Pasco school district to hire TNTP to support struggling Hudson Elementary
Hudson Elementary School, which has struggled under state and federal accountability standards since 2007, received its second consecutive F grade from the state this summer and, as a result, has fallen under more intense scrutiny from the Florida Department of Education.
To help Hudson improve, Pasco district leaders have decided to partner with TNTP, an organization founded by former DC schools chancellor Michelle Rhee. TNTP recently reviewed the district's transition to teaching the Common Core/Florida Standards, receiving criticism along the way for appearing to position itself for more business with the district.
In its new role, the organization is set to offer "support for leadership, building instructional capacity and direct teacher coaching," according to the Turnaround Option Plan document the district is providing to the state. It also will "assist with the visioning to develop an instructional culture that supports teachers in making necessary instructional changes so that all students have access to more rigorous content."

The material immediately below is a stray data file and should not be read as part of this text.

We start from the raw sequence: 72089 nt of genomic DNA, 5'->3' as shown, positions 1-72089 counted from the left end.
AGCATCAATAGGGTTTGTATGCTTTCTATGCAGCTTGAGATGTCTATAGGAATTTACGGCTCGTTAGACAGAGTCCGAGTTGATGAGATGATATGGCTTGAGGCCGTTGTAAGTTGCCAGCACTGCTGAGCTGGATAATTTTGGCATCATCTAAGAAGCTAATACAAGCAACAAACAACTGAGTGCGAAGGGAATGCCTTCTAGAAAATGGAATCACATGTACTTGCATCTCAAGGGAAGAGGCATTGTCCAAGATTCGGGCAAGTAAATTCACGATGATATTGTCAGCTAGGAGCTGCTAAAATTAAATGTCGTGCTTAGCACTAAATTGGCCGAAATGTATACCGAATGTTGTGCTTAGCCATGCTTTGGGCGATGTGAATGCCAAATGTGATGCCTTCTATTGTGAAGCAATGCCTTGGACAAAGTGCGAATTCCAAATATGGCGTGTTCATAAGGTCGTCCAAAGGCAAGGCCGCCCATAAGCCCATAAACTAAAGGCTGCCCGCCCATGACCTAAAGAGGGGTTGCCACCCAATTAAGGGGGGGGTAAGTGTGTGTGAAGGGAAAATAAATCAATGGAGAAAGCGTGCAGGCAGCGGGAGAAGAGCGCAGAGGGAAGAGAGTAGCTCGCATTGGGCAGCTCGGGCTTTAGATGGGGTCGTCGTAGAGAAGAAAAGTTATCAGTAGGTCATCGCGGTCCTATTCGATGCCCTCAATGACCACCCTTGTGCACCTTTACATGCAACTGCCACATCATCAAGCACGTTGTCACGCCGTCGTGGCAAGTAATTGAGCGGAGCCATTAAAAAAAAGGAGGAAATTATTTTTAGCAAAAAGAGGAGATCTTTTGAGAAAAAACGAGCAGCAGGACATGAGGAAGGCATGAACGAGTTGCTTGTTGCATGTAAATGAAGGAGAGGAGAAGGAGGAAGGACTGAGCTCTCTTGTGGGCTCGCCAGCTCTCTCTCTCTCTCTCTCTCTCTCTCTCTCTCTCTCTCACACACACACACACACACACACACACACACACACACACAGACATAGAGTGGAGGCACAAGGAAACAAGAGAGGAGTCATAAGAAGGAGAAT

The district also plans to partner with other organizations, including American Reading Company (where former officials Amelia Larson and Chris Christoff now work), ReadyGen and Great Minds.
Superintendent Kurt Browning, who presents the Hudson plan to the State Board of Education next week, said he is using TNTP in an advisory capacity. New principal Dawn Scilex will have an opportunity to make her mark on the school, which has scored only D and F since 2010-11, he said, adding that only a handful of teachers who worked at Hudson last year are returning in the fall.
Expectations are high, he added, and parents and students must commit to the effort.
"I still say, until parents start spending time with their kids and engaging their kids at these (low performing) schools, getting them to school, making sure they get their work done, it's going to be tough to see changes at Hudson or any other (differentiated accountability) school," Browning said. "We cannot do it by ourselves."
Time is short, though, the superintendent added. If things haven't improved a year from now at Hudson, he said, "we'll be having a very different conversation."